The ingredients used in this recipe are very easy to find---there were even five different brands of goat cheese available at my local grocery store! I followed the recipe and used 4 oz of goat cheese and 8 oz of cream cheese, instead of using all cream cheese, which was also an option in the recipe. I finally bought a new citrus grater, making shredding the lemon peel a much more enjoyable experience. I wish that I had bought a new one years ago. I followed everything in the recipe as written. I found that my prep took less than the stated 20 minutes and the recipe is very easy to follow. I did not sprinkle the finished bars with powdered sugar, since I forgot to purchase it at the grocery store during my weekly trip.
I really like these bars, they remind me of mini cheesecakes. My two year old loved them also and ate 3 as soon as they had chilled. My husband thinks that the bars might as well be made with only cream cheese. He doesn't like that the bars lack a goat cheese flavor and would rather enjoy the goat cheese with crackers. The two people that had these bars who like sweets appreciated these and I would definitely make them again, possibly using all cream cheese to see if the flavor is any different (and to save some money).
For the recipe go to Fresh Raspberry Bars.
Thursday, May 19, 2011
As the summer months approach, my time for making new soup recipes is coming to an end. My desire for hot foods plummets when temps spike into the 90's, so I have been hunting down the last of my soup recipes to test out. I pulled out a recipe for boeuf bourguignon soup with horseradish chive bread a couple of months back from Martha Stewart Living and figured I would give it a try.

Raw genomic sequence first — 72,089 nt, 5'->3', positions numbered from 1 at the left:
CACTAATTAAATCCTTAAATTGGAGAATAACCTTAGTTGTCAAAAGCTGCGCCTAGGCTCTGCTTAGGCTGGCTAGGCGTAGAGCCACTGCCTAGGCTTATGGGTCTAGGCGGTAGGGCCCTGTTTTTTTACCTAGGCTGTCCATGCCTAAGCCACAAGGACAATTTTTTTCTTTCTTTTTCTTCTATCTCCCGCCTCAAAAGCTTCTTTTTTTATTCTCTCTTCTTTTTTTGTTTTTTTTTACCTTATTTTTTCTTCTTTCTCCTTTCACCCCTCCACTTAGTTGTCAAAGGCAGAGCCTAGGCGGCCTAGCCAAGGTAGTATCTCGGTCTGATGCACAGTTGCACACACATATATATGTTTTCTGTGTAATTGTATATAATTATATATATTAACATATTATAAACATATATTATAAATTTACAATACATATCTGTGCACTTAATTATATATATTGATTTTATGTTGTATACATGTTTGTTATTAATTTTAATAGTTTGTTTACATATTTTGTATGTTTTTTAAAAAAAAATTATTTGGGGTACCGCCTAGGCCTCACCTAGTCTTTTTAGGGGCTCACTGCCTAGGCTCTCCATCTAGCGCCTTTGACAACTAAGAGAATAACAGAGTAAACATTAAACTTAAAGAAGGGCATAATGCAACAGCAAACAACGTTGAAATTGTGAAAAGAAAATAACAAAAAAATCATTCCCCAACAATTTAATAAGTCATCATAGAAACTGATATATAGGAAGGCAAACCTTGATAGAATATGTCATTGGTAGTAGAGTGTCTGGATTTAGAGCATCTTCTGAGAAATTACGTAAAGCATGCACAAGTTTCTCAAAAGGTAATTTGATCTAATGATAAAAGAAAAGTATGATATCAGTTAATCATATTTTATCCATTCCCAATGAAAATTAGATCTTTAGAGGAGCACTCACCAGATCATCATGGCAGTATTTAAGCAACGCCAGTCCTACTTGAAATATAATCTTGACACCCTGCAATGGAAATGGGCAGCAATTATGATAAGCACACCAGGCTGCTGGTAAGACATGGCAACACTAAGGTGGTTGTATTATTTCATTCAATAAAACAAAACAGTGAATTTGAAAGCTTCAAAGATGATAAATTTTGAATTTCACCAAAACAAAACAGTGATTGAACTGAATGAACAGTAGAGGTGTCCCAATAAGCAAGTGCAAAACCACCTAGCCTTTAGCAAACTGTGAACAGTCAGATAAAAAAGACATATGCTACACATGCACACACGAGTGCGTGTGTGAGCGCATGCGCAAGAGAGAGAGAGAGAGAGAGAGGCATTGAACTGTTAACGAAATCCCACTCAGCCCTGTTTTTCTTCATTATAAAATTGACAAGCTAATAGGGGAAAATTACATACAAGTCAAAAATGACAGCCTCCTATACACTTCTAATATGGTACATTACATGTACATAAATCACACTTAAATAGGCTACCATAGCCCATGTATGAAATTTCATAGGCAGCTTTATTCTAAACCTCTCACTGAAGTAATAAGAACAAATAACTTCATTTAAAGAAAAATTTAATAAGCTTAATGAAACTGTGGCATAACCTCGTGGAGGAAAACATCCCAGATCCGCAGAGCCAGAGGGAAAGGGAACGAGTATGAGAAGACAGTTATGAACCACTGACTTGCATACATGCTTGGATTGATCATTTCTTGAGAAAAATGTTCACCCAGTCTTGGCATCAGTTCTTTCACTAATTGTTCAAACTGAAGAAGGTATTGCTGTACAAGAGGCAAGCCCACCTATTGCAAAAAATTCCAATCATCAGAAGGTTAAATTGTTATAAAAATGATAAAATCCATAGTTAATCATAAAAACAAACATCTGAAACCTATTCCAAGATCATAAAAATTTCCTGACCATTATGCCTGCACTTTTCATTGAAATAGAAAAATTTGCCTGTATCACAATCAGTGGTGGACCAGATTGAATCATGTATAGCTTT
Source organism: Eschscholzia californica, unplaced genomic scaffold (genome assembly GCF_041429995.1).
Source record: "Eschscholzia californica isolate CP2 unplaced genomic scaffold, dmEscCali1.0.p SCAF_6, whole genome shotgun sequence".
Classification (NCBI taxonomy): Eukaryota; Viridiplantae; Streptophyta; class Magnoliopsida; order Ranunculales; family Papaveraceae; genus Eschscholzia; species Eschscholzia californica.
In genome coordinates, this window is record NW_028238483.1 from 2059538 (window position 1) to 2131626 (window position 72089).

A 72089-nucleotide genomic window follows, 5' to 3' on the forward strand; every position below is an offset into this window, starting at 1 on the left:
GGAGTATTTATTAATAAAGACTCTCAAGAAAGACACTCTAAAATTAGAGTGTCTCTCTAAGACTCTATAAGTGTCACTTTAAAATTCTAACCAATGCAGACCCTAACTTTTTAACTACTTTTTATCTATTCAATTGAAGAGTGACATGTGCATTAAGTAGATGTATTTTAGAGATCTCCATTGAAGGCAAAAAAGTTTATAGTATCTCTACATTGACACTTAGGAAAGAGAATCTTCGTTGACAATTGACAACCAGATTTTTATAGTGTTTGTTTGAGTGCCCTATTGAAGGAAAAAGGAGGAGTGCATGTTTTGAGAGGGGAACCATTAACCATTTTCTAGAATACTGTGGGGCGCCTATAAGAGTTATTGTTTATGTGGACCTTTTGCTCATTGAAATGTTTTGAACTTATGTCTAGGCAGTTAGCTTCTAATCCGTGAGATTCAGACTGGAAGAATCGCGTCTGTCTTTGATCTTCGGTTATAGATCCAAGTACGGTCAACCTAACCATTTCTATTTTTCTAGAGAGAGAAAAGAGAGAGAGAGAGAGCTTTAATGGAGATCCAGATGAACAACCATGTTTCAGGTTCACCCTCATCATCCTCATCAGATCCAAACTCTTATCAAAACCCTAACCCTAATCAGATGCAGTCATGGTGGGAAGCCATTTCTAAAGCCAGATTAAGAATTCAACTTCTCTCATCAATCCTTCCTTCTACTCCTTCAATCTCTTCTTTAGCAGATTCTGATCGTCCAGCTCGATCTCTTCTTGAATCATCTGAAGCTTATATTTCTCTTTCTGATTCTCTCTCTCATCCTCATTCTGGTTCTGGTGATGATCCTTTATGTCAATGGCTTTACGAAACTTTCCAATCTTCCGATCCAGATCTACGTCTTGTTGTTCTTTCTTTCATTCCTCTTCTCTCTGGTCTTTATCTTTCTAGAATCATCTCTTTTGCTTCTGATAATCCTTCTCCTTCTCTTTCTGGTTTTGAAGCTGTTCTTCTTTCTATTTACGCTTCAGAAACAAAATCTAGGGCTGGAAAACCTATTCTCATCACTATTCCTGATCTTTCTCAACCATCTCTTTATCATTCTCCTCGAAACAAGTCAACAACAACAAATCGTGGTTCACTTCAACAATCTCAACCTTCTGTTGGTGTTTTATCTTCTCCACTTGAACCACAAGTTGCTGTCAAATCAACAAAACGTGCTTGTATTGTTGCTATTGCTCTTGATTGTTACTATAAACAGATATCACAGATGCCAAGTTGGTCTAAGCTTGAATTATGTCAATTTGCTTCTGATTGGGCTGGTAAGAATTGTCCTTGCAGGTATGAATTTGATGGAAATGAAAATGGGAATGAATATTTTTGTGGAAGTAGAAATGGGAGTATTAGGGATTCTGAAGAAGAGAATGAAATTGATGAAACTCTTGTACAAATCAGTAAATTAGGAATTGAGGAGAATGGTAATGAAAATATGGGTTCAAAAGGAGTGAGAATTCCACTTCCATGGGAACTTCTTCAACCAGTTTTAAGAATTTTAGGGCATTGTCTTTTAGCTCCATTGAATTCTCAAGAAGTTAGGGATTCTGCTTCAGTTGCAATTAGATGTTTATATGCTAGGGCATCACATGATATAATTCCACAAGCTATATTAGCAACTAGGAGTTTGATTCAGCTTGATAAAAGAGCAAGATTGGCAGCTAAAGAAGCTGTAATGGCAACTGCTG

There are few ingredients that I have a very hard time finding as long as I don't mind going to multiple stores. However, I have met my match in regards to finding bone-in beef short ribs. After looking at three separate stores in my region I asked the butcher and was informed that price of ribs has gone through the roof due to too many rib joints opening in the region. My next idea was to purchase a roast and use a soup bone, however, the butcher also informed me that the stores make more money selling the bone to dog food companies and therefore don't always sell them to the general public. So ultimately I had to make a major modification to this recipe due to unavailability of beef ribs. Instead of the ribs, I substituted a well-marbled beef roast. The other modification that I made to the recipe was that I used the bottle of Merlot in my fridge that I use for cooking, instead of the suggested Burgundy. The price of Burgundy is incredibly high currently and the cost isn't justifiable for my family budget.
The prep time for this recipe is short and the active cooking time only about 20 minutes of the roughly 3 hour total. My prep took slightly longer due to the fact that I had to cut my roast into pieces, instead of using short ribs, which would not have required the additional prep. The recipe is simple and easy to follow, with minimal effort involved. The bread portion of the recipe is particularly easy, the bread is store bought, with only a horseradish-chive butter being added.
Even though I had to substitute two major ingredients in this recipe, the end result was delicious. The bread was a particular highlight, with a sweet taste that my two boys particularly enjoyed. My husband remarked that the bread reminded him of a great alternative to steak house garlic bread, that he would definitely eat again in the future. I was denied my soup leftover the next day due to my two-year-old sticking his hand into the soup pot in the fridge, I will have to make this recipe again so I can enjoy multiple bowls!
For the recipe go to Boeuf Bourguignon Soup and Horseradish Chive Bread .
Wednesday, May 18, 2011